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A Fiduciary Future is the Death Knell for Commission-Based Models

January 4, 2018

Commission-based advising in financial services is fading away – just 5.5% of registered investment firms with $100 million or more in assets under management still use commissions to charge clients. Instead, advisors are shifting to a fee-based model, which is quickly reshaping the industry. In fact, fee-based accounts nearly tripled from 2003 to 2013, up from $987 billion to $2.7 trillion, and fees now make up 46% of financial advisor revenue versus 45% in commissions.

The dying trend of commission-based models can be easily attributed to the Department of Labor’s new fiduciary rule, the full implementation of which has been postponed until July 2019. Broadly applied, the new legislation would require more professionals to meet the ethical and legal guidelines that come with the intricate responsibilities of a fiduciary. Under the rule, just about anyone who works in financial services will be elevated to the status of fiduciary, including those currently working on commission, such as insurance agents and investment brokers.

A fiduciary, by legal definition, is bound to put a client’s interests above their own. This means disclosing fee amounts, conflicts of interest and other pertinent details. Compliance with the new rule could create complications for advisors who are unprepared or lack guidance, which can be expensive and time-consuming. As a result, many advisors have already turned to fee-based or fee-only models, which are typically more straightforward.

Why advisors are shifting to fee structures

There’s an inherent conflict of interest embedded in the commission-payment structure, due to advisor compensation for selling particular products. By contrast, the fee structure tends to be more transparent. Fee arrangements are generally made upfront, and there’s less opportunity for hidden fees, which is why many clients and advisors feel more comfortable with the arrangement. In the new era of the fiduciary rule, this structure is better suited for mitigating conflicts that could arise as a result of breaching compliance regulations.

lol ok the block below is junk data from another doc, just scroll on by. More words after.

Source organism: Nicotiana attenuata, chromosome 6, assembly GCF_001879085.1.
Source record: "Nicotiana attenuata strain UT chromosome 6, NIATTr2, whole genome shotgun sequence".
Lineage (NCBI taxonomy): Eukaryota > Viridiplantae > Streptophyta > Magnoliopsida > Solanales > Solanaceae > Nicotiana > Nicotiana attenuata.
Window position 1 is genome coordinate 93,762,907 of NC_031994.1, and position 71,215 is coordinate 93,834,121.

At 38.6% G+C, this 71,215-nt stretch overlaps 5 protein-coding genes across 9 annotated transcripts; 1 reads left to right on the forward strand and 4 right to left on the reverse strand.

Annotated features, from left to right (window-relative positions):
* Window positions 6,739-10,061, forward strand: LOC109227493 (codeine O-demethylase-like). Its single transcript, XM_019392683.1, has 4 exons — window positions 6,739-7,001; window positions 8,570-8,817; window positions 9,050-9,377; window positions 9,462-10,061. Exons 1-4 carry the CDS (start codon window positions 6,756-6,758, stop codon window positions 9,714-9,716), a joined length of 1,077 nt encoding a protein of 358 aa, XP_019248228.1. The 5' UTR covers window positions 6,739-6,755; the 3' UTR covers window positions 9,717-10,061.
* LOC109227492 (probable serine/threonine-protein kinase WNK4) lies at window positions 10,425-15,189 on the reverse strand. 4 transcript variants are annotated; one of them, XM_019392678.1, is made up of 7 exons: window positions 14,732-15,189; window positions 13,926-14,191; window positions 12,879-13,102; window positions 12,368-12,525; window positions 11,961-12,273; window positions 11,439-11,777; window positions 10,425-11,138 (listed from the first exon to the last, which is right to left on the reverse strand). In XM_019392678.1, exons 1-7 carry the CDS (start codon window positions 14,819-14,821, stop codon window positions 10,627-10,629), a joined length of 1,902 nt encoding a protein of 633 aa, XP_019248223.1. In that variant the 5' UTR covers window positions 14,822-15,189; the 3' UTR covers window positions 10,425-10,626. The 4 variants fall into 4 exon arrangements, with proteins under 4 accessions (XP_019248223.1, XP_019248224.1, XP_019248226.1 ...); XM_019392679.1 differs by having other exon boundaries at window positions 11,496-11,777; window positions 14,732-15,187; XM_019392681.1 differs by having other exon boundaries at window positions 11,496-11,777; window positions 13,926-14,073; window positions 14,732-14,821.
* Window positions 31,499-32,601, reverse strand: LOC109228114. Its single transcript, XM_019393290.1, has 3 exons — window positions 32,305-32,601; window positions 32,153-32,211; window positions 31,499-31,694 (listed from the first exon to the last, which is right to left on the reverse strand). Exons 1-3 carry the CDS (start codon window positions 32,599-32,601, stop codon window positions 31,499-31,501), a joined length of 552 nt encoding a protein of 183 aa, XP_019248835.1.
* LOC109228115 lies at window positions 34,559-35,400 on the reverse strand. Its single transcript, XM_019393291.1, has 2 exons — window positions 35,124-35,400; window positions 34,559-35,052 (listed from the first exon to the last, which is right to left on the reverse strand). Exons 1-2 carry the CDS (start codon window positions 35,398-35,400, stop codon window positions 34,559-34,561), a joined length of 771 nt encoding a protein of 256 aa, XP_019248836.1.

Because of the natural conflict of interest between advisors and commission, another incentive for the shift toward fee-based models is the evolution of the current suitability standard. Instead of acting on a general idea of clients’ wishes to provide “suitable” services, advisors will now be legally obligated to act in clients’ best interests when providing recommendations or soliciting financial services, creating an even higher level of accountability. In transitioning to a fee structure, advisors remove any potential best interest conflicts that could result from promoting and selling a specific investment vehicle.

Further, advisors have also moved toward fee models as a result of attempting to avoid extra regulatory steps, costs and disclosures. Under the fiduciary rule, advisors who wish to remain commission-based will need to use the Best Interest Contract Exemption, a contractual agreement whereby an advisor states he or she will act as a fiduciary and avoid misrepresentation of options. This invites a whole new set of compliance risks, which could come at high prices, deterring some firms that may have wished to remain commission-based.

What lies ahead?

With such a decisive shift occurring it’s important to consider where the trend toward fee-based, rather than commission-based, services will go. For advisors wanting to make the shift or simply just thinking about it, having a solid transition plan in place for you and your firm can be the best preparation strategy. In creating the plan, you’ll need to consider a number of factors, like how the transition could impact finances. It’s important to keep in mind that there are significant cash flow differences between a commission-based model and a fee-based model. Lags in payments under a fee-based model may mean advisors will need to frequently plan ahead.

Additionally, firms will need to contemplate how a shift in business models – or lack thereof – will affect staffing. As more practices make the switch to a fee-based fiduciary model, commission-based firms unwilling to evolve could possibly encounter talent retention problems, forcing them to consider innovative and costly ways to stay relevant and progressive.

The fiduciary rule has spurred a growing movement toward a fee-based industry, evolving financial services as we know it. For clients, it will mean greater protection and more accountability. For advisors, it’s difficult to tell in our current complex landscape – but we’ll find out next summer.